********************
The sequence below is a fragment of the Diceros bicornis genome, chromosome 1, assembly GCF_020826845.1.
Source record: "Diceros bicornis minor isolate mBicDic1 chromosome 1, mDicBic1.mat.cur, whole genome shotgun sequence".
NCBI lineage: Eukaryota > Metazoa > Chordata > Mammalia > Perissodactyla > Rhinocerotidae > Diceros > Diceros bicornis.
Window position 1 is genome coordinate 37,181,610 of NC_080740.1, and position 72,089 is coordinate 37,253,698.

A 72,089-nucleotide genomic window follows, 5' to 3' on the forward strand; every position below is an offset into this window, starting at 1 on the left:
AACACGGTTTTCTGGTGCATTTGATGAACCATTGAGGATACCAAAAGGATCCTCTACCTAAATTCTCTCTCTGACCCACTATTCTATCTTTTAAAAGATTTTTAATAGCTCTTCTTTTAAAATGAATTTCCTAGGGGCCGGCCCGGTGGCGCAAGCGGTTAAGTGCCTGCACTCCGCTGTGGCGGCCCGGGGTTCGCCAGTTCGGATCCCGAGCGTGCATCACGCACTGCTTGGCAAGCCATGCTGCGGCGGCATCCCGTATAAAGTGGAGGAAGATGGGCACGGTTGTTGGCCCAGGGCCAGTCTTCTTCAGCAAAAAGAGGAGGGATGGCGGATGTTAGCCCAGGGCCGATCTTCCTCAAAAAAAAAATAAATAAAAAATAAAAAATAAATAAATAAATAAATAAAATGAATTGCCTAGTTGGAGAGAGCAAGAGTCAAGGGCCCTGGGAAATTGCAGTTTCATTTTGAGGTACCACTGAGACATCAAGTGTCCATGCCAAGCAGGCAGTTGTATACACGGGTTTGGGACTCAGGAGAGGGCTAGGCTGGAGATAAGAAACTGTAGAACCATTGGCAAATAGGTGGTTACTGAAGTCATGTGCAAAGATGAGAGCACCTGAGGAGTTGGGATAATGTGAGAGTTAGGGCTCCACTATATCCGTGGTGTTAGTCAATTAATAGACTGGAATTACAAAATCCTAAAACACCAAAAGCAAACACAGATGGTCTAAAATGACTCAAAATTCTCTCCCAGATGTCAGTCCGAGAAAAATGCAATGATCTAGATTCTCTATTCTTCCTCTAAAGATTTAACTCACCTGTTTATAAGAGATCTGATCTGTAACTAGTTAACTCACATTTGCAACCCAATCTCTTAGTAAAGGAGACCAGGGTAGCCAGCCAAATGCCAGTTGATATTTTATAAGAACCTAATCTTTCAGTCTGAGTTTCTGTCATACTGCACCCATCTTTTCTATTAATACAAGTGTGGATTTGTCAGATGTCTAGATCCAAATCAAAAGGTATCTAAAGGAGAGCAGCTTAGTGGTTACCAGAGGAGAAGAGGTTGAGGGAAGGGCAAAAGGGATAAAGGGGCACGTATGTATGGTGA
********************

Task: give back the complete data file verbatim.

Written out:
The sequence below is a fragment of the Diceros bicornis genome, chromosome 1, assembly GCF_020826845.1.
Source record: "Diceros bicornis minor isolate mBicDic1 chromosome 1, mDicBic1.mat.cur, whole genome shotgun sequence".
NCBI lineage: Eukaryota > Metazoa > Chordata > Mammalia > Perissodactyla > Rhinocerotidae > Diceros > Diceros bicornis.
Window position 1 is genome coordinate 37,181,610 of NC_080740.1, and position 72,089 is coordinate 37,253,698.

A 72,089-nucleotide genomic window follows, 5' to 3' on the forward strand; every position below is an offset into this window, starting at 1 on the left:
AACACGGTTTTCTGGTGCATTTGATGAACCATTGAGGATACCAAAAGGATCCTCTACCTAAATTCTCTCTCTGACCCACTATTCTATCTTTTAAAAGATTTTTAATAGCTCTTCTTTTAAAATGAATTTCCTAGGGGCCGGCCCGGTGGCGCAAGCGGTTAAGTGCCTGCACTCCGCTGTGGCGGCCCGGGGTTCGCCAGTTCGGATCCCGAGCGTGCATCACGCACTGCTTGGCAAGCCATGCTGCGGCGGCATCCCGTATAAAGTGGAGGAAGATGGGCACGGTTGTTGGCCCAGGGCCAGTCTTCTTCAGCAAAAAGAGGAGGGATGGCGGATGTTAGCCCAGGGCCGATCTTCCTCAAAAAAAAAATAAATAAAAAATAAAAAATAAATAAATAAATAAATAAAATGAATTGCCTAGTTGGAGAGAGCAAGAGTCAAGGGCCCTGGGAAATTGCAGTTTCATTTTGAGGTACCACTGAGACATCAAGTGTCCATGCCAAGCAGGCAGTTGTATACACGGGTTTGGGACTCAGGAGAGGGCTAGGCTGGAGATAAGAAACTGTAGAACCATTGGCAAATAGGTGGTTACTGAAGTCATGTGCAAAGATGAGAGCACCTGAGGAGTTGGGATAATGTGAGAGTTAGGGCTCCACTATATCCGTGGTGTTAGTCAATTAATAGACTGGAATTACAAAATCCTAAAACACCAAAAGCAAACACAGATGGTCTAAAATGACTCAAAATTCTCTCCCAGATGTCAGTCCGAGAAAAATGCAATGATCTAGATTCTCTATTCTTCCTCTAAAGATTTAACTCACCTGTTTATAAGAGATCTGATCTGTAACTAGTTAACTCACATTTGCAACCCAATCTCTTAGTAAAGGAGACCAGGGTAGCCAGCCAAATGCCAGTTGATATTTTATAAGAACCTAATCTTTCAGTCTGAGTTTCTGTCATACTGCACCCATCTTTTCTATTAATACAAGTGTGGATTTGTCAGATGTCTAGATCCAAATCAAAAGGTATCTAAAGGAGAGCAGCTTAGTGGTTACCAGAGGAGAAGAGGTTGAGGGAAGGGCAAAAGGGATAAAGGGGCACGTATGTATGGTGA